Hanawalt does an impeccable job at explaining the everyday life and gender roles of Medieval peasants. She brings light to topics not thoroughly or accurately discussed such as marital experiences and activities of work and leisure among peasants. Hanawalt references past historians who researched the topic as well describing their findings and explaining either the truth or fault in their findings. Hanawalt specifically states that “I am not attacking the premise that medieval peasant families and modern families have major differences”. She then states information supporting the ideas of past historians but expanding on topics and explaining the missed information or wrongly perceived facts. Hanawalt leaves no stone unturned in explaining the roles of family in the Middle Ages.
Impact on Historiography
Hanawalt’s The Ties that Bound impacted historiography by challenging previously thought ideas of peasants in Medieval England. Hanawalt states that the institution of family among peasants in teh basis of our modern-day institution. Hanawalt uses sources to dissect the social world of the Middle Ages stretching ideas many experts have previously presented. Hanawalt explains the continuity of family from the Middle Ages to modern times. Her work shows the flexibility of families facing radical change within society and how a family in the basic unit of a society and economy.
1 “Barbra Hanawalt.” Ohio State University Department of History. https://history.osu.edu/people/hanawalt.4
2 Some of Barbra’s other work includes Growing up in Medieval London: The Experience of Childhood in History published in 1993, Of Good and Ill Repute: Gender and Social Control in Medieval England published in 1999, and The Wealth of Wives: Women, Law, and the Economy in Late Medieval London published in 2007. Hanawalt has held numerous positions across the universities she has worked at, all these positions are heads of medieval history departments of the university.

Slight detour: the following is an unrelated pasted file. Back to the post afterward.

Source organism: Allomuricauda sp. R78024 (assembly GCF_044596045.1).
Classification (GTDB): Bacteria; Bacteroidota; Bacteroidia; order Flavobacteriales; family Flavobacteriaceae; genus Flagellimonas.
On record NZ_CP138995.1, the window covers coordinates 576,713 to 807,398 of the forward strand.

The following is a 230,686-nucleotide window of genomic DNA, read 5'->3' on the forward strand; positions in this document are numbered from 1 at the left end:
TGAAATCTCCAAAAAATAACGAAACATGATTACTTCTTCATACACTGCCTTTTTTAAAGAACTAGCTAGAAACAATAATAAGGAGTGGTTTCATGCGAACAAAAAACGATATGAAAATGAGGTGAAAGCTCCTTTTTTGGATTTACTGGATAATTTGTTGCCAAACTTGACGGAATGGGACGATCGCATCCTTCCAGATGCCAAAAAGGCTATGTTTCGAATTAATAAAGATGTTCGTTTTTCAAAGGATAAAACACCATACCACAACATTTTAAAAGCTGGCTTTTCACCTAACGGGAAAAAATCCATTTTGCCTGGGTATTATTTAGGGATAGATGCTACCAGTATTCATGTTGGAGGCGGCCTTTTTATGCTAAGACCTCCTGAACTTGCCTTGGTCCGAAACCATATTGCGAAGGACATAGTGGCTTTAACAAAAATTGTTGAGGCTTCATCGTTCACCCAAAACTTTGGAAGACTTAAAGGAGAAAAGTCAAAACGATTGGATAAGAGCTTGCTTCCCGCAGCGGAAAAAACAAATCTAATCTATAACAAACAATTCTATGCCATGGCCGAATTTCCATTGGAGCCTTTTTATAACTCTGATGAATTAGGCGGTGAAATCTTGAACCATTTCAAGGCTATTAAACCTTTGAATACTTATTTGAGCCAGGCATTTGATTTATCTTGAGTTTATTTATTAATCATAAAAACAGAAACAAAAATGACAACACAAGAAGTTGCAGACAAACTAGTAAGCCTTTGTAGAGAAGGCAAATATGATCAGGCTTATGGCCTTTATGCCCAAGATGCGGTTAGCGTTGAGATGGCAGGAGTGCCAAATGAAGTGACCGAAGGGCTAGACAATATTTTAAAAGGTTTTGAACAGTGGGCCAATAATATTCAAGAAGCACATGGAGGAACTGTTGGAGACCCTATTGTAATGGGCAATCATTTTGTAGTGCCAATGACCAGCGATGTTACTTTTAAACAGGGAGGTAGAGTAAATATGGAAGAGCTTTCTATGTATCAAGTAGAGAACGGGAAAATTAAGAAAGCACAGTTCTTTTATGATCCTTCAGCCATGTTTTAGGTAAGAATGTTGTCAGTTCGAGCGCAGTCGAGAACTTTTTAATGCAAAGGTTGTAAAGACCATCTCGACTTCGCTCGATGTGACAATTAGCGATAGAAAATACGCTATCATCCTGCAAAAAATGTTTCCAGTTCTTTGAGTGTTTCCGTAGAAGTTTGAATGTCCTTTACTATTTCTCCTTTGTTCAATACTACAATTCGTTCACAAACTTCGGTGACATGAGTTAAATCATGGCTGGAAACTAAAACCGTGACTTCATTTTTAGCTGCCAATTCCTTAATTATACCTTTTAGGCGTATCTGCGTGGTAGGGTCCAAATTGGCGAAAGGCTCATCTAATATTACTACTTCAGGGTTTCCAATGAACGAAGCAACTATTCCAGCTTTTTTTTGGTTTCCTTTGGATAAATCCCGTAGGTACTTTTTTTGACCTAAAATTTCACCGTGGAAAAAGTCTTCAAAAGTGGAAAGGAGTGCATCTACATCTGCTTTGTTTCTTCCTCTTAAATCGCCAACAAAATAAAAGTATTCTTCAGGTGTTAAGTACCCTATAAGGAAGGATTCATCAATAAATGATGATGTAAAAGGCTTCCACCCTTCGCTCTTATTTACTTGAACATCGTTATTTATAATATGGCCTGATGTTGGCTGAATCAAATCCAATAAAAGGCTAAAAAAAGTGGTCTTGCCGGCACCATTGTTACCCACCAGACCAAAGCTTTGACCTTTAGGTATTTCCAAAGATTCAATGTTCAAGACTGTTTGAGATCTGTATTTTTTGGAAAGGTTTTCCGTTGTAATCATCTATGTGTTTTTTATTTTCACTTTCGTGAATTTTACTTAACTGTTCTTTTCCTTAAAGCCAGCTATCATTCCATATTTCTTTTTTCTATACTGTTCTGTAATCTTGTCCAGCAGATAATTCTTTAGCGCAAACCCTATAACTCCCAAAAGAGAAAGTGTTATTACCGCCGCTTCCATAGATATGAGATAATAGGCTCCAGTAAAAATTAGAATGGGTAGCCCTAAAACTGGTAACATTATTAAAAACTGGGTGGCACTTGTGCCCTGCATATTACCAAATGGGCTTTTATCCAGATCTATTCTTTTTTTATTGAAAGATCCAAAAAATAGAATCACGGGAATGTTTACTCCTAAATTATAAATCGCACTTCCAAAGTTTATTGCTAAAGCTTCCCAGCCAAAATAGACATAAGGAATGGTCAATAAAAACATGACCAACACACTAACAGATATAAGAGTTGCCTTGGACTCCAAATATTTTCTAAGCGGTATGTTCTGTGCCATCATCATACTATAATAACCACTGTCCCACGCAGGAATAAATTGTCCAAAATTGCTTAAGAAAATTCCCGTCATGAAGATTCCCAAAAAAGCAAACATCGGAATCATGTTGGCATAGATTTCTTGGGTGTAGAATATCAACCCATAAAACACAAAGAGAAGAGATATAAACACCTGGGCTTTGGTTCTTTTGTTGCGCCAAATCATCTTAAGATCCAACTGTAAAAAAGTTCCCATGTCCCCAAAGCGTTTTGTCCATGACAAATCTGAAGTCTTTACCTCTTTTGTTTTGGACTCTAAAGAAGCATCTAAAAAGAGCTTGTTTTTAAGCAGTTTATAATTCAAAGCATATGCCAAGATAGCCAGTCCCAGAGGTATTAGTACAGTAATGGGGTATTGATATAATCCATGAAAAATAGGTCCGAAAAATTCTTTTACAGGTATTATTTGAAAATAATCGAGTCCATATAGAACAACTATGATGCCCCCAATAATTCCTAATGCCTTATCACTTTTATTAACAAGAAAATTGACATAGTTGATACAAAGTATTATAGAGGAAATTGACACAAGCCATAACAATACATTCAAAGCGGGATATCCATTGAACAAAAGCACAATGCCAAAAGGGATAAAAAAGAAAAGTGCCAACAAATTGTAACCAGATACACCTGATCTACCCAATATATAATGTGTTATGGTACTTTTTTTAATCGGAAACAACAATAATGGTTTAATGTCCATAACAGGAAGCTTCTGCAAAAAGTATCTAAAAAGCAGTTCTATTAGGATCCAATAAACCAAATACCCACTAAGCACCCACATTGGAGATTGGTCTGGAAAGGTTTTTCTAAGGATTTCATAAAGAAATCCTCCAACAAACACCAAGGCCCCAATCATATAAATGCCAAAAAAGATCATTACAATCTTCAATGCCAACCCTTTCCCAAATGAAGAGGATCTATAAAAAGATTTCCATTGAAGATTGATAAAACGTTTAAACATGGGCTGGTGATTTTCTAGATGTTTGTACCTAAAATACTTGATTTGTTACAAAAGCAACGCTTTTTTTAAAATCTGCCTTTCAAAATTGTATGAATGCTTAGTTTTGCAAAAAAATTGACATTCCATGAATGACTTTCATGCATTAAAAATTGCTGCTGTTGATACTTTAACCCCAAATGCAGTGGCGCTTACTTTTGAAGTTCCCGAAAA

3 Hanawalt, Barbara A. The ties that bound: Peasant families in medieval England. New York: Oxford University Press, 1986.
4 Hanawalt, Barbara A. The ties that bound: Peasant families in medieval England. New York: Oxford University Press, 1986. location 89 of 4998
5 Hanawalt, Barbara A. The ties that bound: Peasant families in medieval England. New York: Oxford University Press, 1986. location 107 of 4998
6 Hanawalt, Barbara A. The ties that bound: Peasant families in medieval England. New York: Oxford University Press, 1986. location 147 of 4998
7 Hanawalt, Barbara A. The ties that bound: Peasant families in medieval England. New York: Oxford University Press, 1986. location 160 of 4998.
8 Houlbrooke, R. A. “Hanawalt, Barbara A.,” The Ties that Bound: Peasant Families in Medieval England”(Book Review).” Medium Ævum 57 (1988): 308.